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Gallery: Protesters march to save Leiston library

PUBLISHED: 18:24 06 March 2011 | UPDATED: 18:24 06 March 2011

Protesters marched through Leiston on Saturday in their fight to keep the town's library open

Protesters marched through Leiston on Saturday in their fight to keep the town's library open

Archant

A CAMPAIGN to save a town’s library took to the streets on Saturday as protesters increased the pressure on council bosses.

More than 200 people joined a protest march in Leiston, parading through the town centre with placards and banners bearing slogans such as “OUR BIG SOCIETY DEMANDS: SAVE LEISTON LIBRARY” and “Libraries keep minds healthy”.

Leiston Library is one of 29 branches across Suffolk under threat of closure after the county council said it could no longer afford to run them.

Council bosses are asking community groups to come forward to take over the running of the libraries, otherwise they will be closed. The plans, which are intended to save more than £2million, are currently out to public consultation.

The march, joined by residents of all ages, began at the town’s primary school and wound its way through the town centre streets to the site of the library in Old Post Office Square.

There, the gathered campaigners cheered speakers including Steve Smedley, who began the campaign to save Leiston Library; James Hargrave, organiser of a similar campaign in Stradbroke; and poet Michael Laskey, who lives in the town and founded the Aldeburgh Poetry Festival.

Mr Smedley said the town had been “energised” by the campaign, following a rally four weeks ago which attracted a similar number of people.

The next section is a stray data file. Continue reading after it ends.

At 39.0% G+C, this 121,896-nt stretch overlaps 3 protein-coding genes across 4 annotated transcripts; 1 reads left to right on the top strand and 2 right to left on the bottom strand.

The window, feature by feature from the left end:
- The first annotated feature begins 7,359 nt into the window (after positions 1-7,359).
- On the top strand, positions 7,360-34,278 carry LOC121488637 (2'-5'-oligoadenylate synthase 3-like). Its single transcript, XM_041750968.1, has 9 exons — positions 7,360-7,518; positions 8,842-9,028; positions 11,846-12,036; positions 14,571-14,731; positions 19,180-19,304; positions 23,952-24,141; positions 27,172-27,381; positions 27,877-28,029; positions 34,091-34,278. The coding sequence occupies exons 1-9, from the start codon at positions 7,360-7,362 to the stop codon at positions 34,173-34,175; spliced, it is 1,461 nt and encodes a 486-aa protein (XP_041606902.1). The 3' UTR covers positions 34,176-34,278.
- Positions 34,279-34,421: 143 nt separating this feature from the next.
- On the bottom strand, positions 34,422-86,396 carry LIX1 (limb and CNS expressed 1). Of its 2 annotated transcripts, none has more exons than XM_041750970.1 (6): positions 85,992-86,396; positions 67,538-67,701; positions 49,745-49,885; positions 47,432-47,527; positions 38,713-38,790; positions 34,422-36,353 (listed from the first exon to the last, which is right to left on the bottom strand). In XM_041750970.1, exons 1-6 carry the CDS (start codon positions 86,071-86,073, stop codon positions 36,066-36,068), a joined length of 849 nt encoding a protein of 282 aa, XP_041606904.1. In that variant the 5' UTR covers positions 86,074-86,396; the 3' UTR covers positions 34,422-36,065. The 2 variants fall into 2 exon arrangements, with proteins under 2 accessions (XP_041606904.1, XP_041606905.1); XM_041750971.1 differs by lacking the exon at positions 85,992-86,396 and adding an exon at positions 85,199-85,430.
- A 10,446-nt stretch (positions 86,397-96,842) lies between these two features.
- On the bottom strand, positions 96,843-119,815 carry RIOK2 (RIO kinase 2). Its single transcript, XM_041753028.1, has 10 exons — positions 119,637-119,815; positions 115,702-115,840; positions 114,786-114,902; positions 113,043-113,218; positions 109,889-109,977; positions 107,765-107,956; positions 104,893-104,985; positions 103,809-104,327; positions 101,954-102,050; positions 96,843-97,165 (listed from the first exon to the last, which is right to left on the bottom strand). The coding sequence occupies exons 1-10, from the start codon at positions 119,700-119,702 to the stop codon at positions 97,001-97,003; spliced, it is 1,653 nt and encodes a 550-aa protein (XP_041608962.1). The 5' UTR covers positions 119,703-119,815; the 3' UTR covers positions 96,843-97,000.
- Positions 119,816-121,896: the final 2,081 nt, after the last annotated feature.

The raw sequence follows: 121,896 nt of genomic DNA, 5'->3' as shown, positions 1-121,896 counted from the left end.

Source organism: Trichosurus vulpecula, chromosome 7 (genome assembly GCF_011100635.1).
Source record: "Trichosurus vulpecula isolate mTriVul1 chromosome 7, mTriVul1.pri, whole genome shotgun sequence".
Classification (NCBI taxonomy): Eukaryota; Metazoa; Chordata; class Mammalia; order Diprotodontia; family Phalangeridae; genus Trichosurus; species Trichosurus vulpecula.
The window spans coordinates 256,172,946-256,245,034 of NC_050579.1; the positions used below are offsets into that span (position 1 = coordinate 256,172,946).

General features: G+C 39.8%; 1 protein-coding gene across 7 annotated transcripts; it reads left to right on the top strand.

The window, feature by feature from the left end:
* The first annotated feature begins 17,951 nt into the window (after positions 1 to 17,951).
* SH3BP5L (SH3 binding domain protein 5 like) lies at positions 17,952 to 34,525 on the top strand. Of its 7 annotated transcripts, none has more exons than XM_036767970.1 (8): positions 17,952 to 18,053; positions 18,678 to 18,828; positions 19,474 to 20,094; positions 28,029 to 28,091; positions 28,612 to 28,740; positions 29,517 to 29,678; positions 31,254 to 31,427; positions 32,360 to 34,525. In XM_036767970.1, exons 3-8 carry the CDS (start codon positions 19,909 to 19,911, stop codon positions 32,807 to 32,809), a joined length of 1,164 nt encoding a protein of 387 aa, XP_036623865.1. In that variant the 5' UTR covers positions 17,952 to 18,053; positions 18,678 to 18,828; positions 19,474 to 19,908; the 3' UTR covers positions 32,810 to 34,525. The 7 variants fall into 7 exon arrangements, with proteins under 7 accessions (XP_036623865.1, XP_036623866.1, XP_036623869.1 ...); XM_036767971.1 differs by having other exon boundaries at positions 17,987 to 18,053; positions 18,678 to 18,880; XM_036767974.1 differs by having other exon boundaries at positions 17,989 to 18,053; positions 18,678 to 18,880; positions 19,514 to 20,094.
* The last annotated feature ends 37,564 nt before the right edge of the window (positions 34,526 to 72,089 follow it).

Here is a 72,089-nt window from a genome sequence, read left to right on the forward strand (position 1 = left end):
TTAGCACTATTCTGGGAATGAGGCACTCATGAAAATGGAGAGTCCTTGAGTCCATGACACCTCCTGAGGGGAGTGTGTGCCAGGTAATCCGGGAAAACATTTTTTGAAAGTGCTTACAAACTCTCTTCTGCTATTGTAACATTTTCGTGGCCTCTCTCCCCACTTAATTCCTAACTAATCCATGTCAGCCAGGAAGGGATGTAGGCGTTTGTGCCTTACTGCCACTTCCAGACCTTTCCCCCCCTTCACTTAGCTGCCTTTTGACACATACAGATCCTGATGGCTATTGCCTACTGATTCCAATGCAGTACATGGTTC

“It was another excellent turn-out and people have been very supportive of the campaign – it shows the strength of feeling about the library, which is used by a huge number of people and groups.”

He added: “The council seems only interested in pushing its divestment agenda no matter what.

“It remains our position that we want to see all libraries across Suffolk retained by the county council and run using full-time, professional library staff.

“The council accuses us of digging our heels in; we accuse the council of not listening to the views or ordinary people.”

But Mr Smedley said the group needed a “Plan B” if their protests fell on deaf ears. “We need to think about how we move things forward from here. We need to explore options if the need arises and we will be engaging with the consultation,” he said.

In Saxmundham, where the library is also under threat, there was a “read-in” to show support for the library and opposition to the council’s plans. People were given 15-minute slots between 10am to 1pm to read books or poems or tell jokes. The event was hosted by organiser Jennie Pink and the husband-and-wife team of author Robin Baum and publisher Liz Calder.

Suffolk County Council is consulting on the future of its libraries until April and has received more than 1,300 replies so far.

In January, it revealed proposals 15 “county” libraries open while divesting 29 “community” libraries, which it is hoped will be run by community groups and volunteer

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